Doctor Who: The Code of Flesh

Written by: Andrew Lane

Read by: Dan Starkey

Andrew Lane, like other writers including Paul Magrs, has had the opportunity, story by story, to create a little pocket universe of his own. While Magrs was able to create several boxsets of adventures with the Fourth Doctor settling down into a cottage in a quiet village, accompanied on very much off-screen adventures by his landlady, Mrs Wibbsey, Lane now has two stories under his belt in which Victorian journalist James MacFarlane helps out the Eighth Doctor in investigations of the downright gothic and ghoulish kind.

In the first of those stories, The Scent of Blood, MacFarlane meets the Doctor in Victorian Edinburgh to battle vampires with a pleasing on-screen Doctor Who history. And in The Code of Flesh, Lane does the double on creepy Victorian gothic horror tropes, serving up a story that starts with a tour of Cardiff and a trip to a new anaesthesia party, where people get anaesthetised for pleasure, but also to reassure them of the safety of what is at the time a relatively new science within the field of medicine.

The Frankenstein Factor

When MacFarlane runs into the Eighth Doctor again (this time masquerading as a genuine medico), it’s the cue for a gruesome investigation into missing body parts – some of them remarkably vital to the business of continued living – and we wander into Frankenstein territory, with an inventive twist.

It’s a story that has an extra piquancy for long-term Eighth Doctor fans in the audio dimension, because the Eighth Doctor at Big Finish actually travelled for a short while with none other than Mary Shelley, taking her on a series of adventures that, we’re led to believe, helped spark her imagination to write the great gothic romance of fathers, sons, creation, life, death and dubious morality. It’s a combination-universe reality that gets an acknowledgement in The Code of Flesh, which is enough to make longstanding Eighth Doctor fans smile and nod in approval.

The story of The Code of Flesh itself takes some fairly rapid leaps, and the journey from where we start to where we finish is bold and involving, but if you try to listen to it while you’re doing other things, you might find yourself rewinding in the middle to try and recapture some of the progress you’ve missed. Taking us from gags about local Welsh cuisine to private anaesthesia parties, to seemingly impossible amputations and body-theft, to an ultimate deception and a strangely moral twist on everything you think you’ve learned, it’s a story that feels very much like prime Eighth Doctor adventuring, for all that he sometimes takes a back seat in this story to MacFarlane’s own investigations.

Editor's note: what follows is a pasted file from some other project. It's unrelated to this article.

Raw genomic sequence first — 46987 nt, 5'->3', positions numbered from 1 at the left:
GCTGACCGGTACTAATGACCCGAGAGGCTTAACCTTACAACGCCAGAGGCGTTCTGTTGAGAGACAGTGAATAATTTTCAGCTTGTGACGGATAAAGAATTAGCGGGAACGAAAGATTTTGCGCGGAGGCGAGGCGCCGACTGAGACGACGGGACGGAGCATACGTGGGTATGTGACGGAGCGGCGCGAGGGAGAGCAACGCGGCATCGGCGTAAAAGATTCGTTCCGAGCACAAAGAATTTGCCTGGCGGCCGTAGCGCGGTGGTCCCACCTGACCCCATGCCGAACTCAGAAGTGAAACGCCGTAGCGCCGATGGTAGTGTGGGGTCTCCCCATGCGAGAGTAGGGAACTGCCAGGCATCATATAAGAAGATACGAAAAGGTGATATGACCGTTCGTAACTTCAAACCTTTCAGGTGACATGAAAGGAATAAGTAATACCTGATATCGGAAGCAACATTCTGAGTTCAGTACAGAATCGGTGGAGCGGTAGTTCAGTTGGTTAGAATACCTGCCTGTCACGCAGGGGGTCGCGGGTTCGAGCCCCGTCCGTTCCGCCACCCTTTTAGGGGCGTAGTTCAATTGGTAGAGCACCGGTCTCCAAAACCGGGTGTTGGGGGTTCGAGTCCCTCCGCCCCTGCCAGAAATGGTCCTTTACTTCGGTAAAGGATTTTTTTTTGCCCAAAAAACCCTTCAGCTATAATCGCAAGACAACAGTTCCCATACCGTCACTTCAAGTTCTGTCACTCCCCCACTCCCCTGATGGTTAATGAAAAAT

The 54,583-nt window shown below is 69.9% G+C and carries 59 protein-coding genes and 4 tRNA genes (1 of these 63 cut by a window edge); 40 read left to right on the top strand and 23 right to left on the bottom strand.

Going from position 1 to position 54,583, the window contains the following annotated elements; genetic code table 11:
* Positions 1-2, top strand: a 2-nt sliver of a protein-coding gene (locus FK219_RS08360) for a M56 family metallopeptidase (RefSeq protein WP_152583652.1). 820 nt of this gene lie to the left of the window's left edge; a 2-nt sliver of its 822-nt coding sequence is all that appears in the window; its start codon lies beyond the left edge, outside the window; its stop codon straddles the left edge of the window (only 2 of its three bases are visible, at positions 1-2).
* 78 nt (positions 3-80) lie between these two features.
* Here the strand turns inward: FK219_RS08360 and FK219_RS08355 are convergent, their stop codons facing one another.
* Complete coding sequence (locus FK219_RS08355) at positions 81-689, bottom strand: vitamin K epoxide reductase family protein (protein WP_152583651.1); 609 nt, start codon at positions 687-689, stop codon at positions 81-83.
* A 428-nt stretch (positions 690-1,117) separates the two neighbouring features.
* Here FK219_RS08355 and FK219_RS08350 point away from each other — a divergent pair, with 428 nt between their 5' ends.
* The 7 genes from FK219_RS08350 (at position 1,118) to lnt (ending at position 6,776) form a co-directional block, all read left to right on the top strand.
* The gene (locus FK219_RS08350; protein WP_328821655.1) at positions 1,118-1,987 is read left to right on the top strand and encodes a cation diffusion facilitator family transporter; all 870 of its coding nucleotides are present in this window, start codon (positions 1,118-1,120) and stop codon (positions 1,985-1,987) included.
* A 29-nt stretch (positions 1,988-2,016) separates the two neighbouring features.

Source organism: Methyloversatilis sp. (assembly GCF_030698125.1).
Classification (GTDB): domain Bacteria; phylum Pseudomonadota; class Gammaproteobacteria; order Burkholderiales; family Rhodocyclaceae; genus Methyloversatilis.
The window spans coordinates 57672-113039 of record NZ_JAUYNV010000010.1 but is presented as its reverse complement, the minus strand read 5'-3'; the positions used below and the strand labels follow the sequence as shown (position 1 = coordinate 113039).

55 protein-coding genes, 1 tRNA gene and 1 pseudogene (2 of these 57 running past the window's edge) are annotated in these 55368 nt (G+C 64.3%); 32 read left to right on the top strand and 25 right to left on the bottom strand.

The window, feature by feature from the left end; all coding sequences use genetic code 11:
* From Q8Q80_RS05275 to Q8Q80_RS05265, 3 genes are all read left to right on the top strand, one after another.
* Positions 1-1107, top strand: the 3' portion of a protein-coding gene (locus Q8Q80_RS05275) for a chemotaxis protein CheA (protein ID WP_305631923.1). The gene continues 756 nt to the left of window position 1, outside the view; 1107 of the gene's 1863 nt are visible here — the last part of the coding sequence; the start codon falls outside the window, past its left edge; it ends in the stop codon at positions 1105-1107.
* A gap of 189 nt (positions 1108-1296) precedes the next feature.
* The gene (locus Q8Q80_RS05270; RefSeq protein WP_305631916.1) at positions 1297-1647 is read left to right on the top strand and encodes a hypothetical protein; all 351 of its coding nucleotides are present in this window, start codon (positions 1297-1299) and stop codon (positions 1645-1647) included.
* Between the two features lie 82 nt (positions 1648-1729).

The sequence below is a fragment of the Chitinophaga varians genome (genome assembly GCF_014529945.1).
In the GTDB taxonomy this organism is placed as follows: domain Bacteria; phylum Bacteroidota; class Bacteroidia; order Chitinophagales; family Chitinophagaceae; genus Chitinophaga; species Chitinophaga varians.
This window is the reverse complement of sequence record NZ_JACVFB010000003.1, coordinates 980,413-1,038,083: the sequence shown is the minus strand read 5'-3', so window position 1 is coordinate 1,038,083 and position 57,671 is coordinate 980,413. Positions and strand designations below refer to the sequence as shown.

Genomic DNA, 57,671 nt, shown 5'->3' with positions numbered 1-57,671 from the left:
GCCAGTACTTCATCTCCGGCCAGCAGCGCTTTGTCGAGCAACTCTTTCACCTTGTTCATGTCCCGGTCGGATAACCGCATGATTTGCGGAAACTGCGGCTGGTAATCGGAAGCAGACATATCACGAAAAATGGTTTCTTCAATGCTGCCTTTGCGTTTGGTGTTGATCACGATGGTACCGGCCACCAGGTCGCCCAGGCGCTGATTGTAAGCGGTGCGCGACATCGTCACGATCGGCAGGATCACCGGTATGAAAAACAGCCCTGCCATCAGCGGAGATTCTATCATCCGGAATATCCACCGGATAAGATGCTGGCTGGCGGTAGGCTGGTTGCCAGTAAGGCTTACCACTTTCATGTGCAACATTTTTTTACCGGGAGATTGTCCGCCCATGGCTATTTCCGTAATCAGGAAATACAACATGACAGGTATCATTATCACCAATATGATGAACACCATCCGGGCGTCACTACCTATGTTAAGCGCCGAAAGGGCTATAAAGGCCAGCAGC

The Starkey Elevation

Employing Dan Starkey – famous to viewers of Doctor Who on TV as a handful of Sontarans, most notably Strax of Paternoster Row, and to Big Finish listeners for a whole lot of other characters over the years – is always a safe bet. He has a particular gift for audiobook reading, delivering vocal variety and, where necessary, performances of well-known characters, especially Doctors. He lit up the recent release of the audiobook of The Nightmare of Eden with his Fourth Doctor, for instance, and has been known to trot out a highly serviceable Twelfth Doctor too. Here, his Eighth Doctor is understated, a Paul McGann incarnation tempered with time, and more akin to his later Big Finish version than the on-screen Tigger version from the 1996 movie.  

Nevertheless, Starkey’s Eighth Doctor is solidly believable, and if he’s less energetic than the Eighth Doctor has sometimes been, that’s because it suits the mood of the piece that he should be so – it would be incongruous as all-get-out for the Doctor to be bouncy in a situation that involves gruesome thefts, walking monsters, and the dark inversion of a famous tale that reveals the sometimes-horror of obsessive humanity.

Beyond the Doctor, Starkey breathes both life and mystery into his reading of The Code of Flesh, as ever more than earning his paycheque and conjuring the world of the story into believably shudderworthy being.

Chilly Listening

If you’re looking for a Doctor Who story to suit the mood of cold and shivering January night, the combination of Andrew Lane’s writing, which takes you step by step like Hansel and Gretel from innocuous safety into increasingly darker territory, the gruesome subject matter (the theft of various body parts and even vital organs in distinctly Victorian, squeam-inducing circumstances), and Dan Starkey’s immersive interpretation of the text into an audio adventure that clings around your head and shoulders like a clammy touch in the dark, is more than enough to satisfy your gothic horror needs.

And yet for all that, the ending has a note of significantly greater hope than, say, the original Frankenstein, which deals with a tormented race into ever colder territory to keep the world safe from both the “monster” and its “father.” The Code of Flesh offers the possibility that even the most irrationally twisted human beings can bring some good out of their lives – whether they intend to or not. Like Genesis of the Daleks, Lane’s Code of Flesh sees the potential for goodness in even the darkest and most blighted creative endeavours, which is a sweet uptick of mood at the end of what is a sticky, tangled journey into the moral maze of human creation.

The Code of Flesh is more than worth your time, your money, and the dedication of your ears for its hour and change of run-time. It will pull you in, put you through a very gothic form of Hell – and reward you at the end for the journey you’ve taken.

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